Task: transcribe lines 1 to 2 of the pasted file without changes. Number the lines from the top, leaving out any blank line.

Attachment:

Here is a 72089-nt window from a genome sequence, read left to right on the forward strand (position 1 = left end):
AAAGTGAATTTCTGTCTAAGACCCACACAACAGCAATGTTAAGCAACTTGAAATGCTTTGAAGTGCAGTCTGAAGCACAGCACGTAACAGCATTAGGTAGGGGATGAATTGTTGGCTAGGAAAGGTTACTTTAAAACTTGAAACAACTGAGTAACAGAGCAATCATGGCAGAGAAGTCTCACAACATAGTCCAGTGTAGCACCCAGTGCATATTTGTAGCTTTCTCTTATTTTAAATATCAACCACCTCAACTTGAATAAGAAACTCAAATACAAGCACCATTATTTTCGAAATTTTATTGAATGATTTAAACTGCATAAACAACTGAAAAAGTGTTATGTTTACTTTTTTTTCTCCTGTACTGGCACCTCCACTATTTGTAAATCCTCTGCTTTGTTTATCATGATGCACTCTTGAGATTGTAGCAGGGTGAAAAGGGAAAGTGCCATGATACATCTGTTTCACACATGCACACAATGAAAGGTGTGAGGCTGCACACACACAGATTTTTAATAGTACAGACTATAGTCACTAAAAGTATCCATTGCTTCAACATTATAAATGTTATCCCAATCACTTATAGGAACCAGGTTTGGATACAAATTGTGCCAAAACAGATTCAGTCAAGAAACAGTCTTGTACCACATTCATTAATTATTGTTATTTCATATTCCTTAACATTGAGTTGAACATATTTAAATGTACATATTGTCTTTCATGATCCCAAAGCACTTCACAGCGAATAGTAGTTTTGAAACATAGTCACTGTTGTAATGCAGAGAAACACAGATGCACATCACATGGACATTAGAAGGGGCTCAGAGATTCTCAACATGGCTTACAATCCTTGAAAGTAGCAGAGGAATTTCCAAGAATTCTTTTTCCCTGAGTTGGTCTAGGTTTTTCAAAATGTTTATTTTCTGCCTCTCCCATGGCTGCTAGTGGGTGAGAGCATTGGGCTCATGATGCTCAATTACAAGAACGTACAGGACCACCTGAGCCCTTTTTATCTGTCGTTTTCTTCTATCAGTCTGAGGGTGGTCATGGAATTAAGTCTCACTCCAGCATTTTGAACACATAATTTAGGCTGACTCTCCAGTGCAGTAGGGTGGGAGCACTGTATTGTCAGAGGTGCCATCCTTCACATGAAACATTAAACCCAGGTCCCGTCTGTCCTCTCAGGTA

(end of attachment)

Here is a 72089-nt window from a genome sequence, read left to right on the forward strand (position 1 = left end):
AAAGTGAATTTCTGTCTAAGACCCACACAACAGCAATGTTAAGCAACTTGAAATGCTTTGAAGTGCAGTCTGAAGCACAGCACGTAACAGCATTAGGTAGGGGATGAATTGTTGGCTAGGAAAGGTTACTTTAAAACTTGAAACAACTGAGTAACAGAGCAATCATGGCAGAGAAGTCTCACAACATAGTCCAGTGTAGCACCCAGTGCATATTTGTAGCTTTCTCTTATTTTAAATATCAACCACCTCAACTTGAATAAGAAACTCAAATACAAGCACCATTATTTTCGAAATTTTATTGAATGATTTAAACTGCATAAACAACTGAAAAAGTGTTATGTTTACTTTTTTTTCTCCTGTACTGGCACCTCCACTATTTGTAAATCCTCTGCTTTGTTTATCATGATGCACTCTTGAGATTGTAGCAGGGTGAAAAGGGAAAGTGCCATGATACATCTGTTTCACACATGCACACAATGAAAGGTGTGAGGCTGCACACACACAGATTTTTAATAGTACAGACTATAGTCACTAAAAGTATCCATTGCTTCAACATTATAAATGTTATCCCAATCACTTATAGGAACCAGGTTTGGATACAAATTGTGCCAAAACAGATTCAGTCAAGAAACAGTCTTGTACCACATTCATTAATTATTGTTATTTCATATTCCTTAACATTGAGTTGAACATATTTAAATGTACATATTGTCTTTCATGATCCCAAAGCACTTCACAGCGAATAGTAGTTTTGAAACATAGTCACTGTTGTAATGCAGAGAAACACAGATGCACATCACATGGACATTAGAAGGGGCTCAGAGATTCTCAACATGGCTTACAATCCTTGAAAGTAGCAGAGGAATTTCCAAGAATTCTTTTTCCCTGAGTTGGTCTAGGTTTTTCAAAATGTTTATTTTCTGCCTCTCCCATGGCTGCTAGTGGGTGAGAGCATTGGGCTCATGATGCTCAATTACAAGAACGTACAGGACCACCTGAGCCCTTTTTATCTGTCGTTTTCTTCTATCAGTCTGAGGGTGGTCATGGAATTAAGTCTCACTCCAGCATTTTGAACACATAATTTAGGCTGACTCTCCAGTGCAGTAGGGTGGGAGCACTGTATTGTCAGAGGTGCCATCCTTCACATGAAACATTAAACCCAGGTCCCGTCTGTCCTCTCAGGTA